Richard Flanagan started his session quoting Robert Frost, while peering out to see the Carrington packed to the rafters. After watching him again down Sydney Theatre-way, I doubt he’ll ever have to worry about empty seats again.
The Narrow Road to the Deep North is my favourite book of recent years. Its scope, its compassion, its use of poetry, its melding of the Australian/Japanese view, its horror and love, its strange and cyclical stucture: I have it by my bed to dip into, trying to learn its secrets, as it helps me start on my second novel.
Taking part in writer sessions recently has helped me realise the importance of choosing a good interviewer. Geordie Williamson is always sensitive and assured, and I love how he challenges Flanagan with wordy flights and interpretations. Flanagan begins with a reading, and I’m surprised to find it’s the passage that some might say is the spoiler. I like the daring of this: bringing up the novel’s central dilemma — as Dorrigo Evans walks, he sees his lover after a lifetime without her: will he stop (will she?) or will he walk on by (will she?).
The beauty of the novel comes from the bringing together of hope and horror, inflicting us with obscenities, and then asking us to rise above them. Flanagan laughs when he says he was terrified to write a love story and that he put it off for five novels: that ‘everyone recognises a bad note’. In my own writing I know this to be the case; the ugly, the disturbing, the conflict, is much more seductive, but I’m hoping to move on too.
In many ways, Flanagan’s power comes from the personal. A ‘child of the death railway’, the impact on him was all-encompassing. Many audience members who stood up to ask questions echoed this. The young men who returned with severe trauma didn’t heal in their own lives, while their wounds were passed on to following generations. Many of us with tight-lipped grandfathers, the ones who would only loosen up after sinking a dozen on ANZAC day, understand this well, the ‘gaps between the silence of men’. Flanagan questioned the current infatuation with the ANZAC legend as based on contested ground, leading towards a ‘perverted and dangerous national festival … an insult to those who died … a vindication of chauvinism’.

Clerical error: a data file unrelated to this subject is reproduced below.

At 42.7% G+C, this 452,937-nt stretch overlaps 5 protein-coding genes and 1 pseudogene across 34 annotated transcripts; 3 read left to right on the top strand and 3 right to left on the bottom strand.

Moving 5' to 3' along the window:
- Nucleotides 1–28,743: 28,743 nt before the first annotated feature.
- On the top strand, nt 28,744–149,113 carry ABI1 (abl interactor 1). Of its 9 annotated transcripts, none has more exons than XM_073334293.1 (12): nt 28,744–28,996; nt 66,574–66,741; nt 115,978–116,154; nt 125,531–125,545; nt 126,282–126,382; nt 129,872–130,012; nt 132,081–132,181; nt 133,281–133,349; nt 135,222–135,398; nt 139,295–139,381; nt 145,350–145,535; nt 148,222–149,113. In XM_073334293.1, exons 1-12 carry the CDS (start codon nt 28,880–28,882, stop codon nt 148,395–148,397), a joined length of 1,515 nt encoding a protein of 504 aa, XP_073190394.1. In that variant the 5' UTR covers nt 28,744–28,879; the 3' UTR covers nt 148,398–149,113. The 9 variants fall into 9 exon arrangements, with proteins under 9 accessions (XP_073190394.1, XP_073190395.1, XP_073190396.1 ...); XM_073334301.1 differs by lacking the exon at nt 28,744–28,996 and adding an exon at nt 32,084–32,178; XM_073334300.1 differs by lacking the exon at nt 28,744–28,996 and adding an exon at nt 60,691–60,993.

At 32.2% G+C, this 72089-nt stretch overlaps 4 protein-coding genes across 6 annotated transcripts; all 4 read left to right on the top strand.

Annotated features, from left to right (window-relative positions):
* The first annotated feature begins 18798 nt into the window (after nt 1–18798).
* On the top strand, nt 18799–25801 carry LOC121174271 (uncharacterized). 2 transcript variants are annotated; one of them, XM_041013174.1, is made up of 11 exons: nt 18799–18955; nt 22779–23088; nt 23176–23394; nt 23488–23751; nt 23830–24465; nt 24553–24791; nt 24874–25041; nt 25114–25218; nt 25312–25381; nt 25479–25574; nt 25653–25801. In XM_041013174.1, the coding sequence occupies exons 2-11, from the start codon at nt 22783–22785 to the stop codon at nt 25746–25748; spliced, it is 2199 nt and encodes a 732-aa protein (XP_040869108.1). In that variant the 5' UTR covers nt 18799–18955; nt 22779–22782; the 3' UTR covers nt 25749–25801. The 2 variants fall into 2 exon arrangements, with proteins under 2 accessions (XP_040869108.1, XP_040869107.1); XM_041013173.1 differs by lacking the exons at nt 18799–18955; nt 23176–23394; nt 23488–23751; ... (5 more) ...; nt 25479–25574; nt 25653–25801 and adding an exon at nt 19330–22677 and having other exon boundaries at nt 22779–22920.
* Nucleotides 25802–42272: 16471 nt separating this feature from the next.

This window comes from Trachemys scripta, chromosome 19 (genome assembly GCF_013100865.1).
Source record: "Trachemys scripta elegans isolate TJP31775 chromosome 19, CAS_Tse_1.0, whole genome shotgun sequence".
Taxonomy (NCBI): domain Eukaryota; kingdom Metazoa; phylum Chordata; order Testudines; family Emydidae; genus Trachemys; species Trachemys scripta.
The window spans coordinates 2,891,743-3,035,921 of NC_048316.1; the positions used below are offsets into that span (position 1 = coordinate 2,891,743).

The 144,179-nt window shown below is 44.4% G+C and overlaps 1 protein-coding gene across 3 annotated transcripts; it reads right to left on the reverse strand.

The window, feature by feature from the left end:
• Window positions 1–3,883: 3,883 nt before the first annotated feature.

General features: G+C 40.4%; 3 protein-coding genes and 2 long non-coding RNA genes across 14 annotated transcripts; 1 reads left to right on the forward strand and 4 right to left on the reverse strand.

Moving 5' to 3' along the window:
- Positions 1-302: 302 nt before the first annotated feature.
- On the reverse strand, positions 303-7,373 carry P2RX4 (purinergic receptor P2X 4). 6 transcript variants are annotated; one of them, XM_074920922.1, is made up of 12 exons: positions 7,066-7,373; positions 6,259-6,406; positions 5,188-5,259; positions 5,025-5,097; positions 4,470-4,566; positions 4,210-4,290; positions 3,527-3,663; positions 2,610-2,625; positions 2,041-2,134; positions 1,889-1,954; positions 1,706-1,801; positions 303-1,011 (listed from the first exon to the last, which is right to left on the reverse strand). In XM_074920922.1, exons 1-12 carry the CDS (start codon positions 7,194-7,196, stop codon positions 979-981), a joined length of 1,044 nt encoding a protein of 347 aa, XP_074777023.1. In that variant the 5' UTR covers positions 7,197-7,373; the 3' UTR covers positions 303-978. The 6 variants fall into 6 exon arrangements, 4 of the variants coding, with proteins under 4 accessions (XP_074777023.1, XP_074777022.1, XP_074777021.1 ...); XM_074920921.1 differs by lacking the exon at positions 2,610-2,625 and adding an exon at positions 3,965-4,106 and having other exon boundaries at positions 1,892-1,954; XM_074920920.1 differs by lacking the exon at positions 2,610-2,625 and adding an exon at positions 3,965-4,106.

He sees writing a novel as a ‘journey into your own soul’, his latest book an attempt to translate ‘the small acts of extraordinary kindness we show each other’, along with the gore and the filth of POW camps. Most clear is his sympathy for those caught up in the machinery of war. He met Japanese and Korean guards (The Lizard) in Japan, and ultimately sees war as demanding evil of innocent people.
When Geordie asked him about the ethical dilemmas of taking fictional liberties with the ‘literature of witness’ (he includes Levi here), Flanagan says that ‘writing can’t have ethics … it’s beyond morality’. He sees the role of the writer as ‘an idea of someone whose task it is to communicate the incommunicable’. What was most important to Flanagan was not to cause offence to his father, his dad’s mates, and the people who stumbled and fell along the line.
The novel took over a decade to write. He finished the book on the day his father died.
And through it all is Flanagan’s wicked humour. After humbling himself — ‘the things that are the best of me are in each book’ — he adds, ‘the rest of me is an added disappointment’.